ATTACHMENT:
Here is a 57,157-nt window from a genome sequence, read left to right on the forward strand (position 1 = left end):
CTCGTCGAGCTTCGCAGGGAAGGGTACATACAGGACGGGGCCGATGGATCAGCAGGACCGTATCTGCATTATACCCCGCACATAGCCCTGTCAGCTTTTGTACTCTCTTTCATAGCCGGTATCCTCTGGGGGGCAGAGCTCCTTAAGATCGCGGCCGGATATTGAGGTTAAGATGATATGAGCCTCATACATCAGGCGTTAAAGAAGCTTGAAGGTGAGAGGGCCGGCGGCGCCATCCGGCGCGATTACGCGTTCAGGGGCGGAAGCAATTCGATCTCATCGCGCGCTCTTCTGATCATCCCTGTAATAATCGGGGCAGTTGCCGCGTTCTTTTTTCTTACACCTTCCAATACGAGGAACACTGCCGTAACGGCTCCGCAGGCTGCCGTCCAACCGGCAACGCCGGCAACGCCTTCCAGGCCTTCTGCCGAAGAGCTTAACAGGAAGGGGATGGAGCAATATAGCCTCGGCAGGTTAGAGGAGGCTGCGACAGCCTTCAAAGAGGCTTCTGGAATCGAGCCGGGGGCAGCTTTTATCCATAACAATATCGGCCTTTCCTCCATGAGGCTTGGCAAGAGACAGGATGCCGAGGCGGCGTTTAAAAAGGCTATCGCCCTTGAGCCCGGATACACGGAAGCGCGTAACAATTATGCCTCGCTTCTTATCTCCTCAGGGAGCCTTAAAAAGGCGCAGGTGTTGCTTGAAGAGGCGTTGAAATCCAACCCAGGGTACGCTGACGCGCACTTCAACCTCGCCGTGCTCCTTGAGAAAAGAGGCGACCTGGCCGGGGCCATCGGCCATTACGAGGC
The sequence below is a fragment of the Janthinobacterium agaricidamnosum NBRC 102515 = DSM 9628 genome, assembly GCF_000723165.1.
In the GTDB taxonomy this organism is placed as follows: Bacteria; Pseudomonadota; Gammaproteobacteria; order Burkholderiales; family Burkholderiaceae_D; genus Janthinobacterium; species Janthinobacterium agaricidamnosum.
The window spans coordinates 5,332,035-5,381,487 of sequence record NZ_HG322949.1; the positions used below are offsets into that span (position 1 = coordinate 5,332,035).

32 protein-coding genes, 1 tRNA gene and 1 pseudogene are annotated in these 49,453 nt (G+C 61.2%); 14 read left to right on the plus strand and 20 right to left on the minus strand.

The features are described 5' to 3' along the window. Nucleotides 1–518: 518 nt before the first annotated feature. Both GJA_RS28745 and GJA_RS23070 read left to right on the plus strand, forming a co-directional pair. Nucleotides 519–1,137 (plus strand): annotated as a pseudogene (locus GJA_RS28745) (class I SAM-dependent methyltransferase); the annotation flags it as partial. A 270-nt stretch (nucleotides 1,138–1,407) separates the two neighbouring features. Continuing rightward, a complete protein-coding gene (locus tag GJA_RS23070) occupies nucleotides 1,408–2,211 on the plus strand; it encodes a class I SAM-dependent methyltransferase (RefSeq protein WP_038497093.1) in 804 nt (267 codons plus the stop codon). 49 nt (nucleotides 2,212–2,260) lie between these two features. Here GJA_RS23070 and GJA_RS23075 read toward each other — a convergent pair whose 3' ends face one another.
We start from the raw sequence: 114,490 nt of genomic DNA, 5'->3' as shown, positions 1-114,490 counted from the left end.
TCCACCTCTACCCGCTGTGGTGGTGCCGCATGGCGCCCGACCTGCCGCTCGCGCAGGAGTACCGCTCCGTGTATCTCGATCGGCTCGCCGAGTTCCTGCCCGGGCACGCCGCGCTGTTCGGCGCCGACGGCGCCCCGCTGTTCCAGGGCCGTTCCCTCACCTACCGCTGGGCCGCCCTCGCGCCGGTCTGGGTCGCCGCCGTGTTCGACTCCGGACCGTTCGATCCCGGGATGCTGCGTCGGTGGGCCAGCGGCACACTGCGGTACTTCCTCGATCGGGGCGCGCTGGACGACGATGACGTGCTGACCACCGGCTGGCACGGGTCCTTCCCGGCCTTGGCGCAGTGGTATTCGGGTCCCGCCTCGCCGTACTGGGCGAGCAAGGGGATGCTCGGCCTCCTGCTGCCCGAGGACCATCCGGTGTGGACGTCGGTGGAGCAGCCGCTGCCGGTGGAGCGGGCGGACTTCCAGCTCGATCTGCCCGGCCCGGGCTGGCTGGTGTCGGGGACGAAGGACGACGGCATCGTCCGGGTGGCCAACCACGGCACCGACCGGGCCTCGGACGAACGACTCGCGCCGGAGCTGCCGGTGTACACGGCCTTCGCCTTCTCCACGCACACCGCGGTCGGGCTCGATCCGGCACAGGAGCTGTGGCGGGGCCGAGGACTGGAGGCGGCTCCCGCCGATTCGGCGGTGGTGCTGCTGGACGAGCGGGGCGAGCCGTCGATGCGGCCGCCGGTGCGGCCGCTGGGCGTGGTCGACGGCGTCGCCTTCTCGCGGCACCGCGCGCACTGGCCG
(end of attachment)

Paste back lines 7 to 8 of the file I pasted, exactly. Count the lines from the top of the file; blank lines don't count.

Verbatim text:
The features are described 5' to 3' along the window. Nucleotides 1–518: 518 nt before the first annotated feature. Both GJA_RS28745 and GJA_RS23070 read left to right on the plus strand, forming a co-directional pair. Nucleotides 519–1,137 (plus strand): annotated as a pseudogene (locus GJA_RS28745) (class I SAM-dependent methyltransferase); the annotation flags it as partial. A 270-nt stretch (nucleotides 1,138–1,407) separates the two neighbouring features. Continuing rightward, a complete protein-coding gene (locus tag GJA_RS23070) occupies nucleotides 1,408–2,211 on the plus strand; it encodes a class I SAM-dependent methyltransferase (RefSeq protein WP_038497093.1) in 804 nt (267 codons plus the stop codon). 49 nt (nucleotides 2,212–2,260) lie between these two features. Here GJA_RS23070 and GJA_RS23075 read toward each other — a convergent pair whose 3' ends face one another.
We start from the raw sequence: 114,490 nt of genomic DNA, 5'->3' as shown, positions 1-114,490 counted from the left end.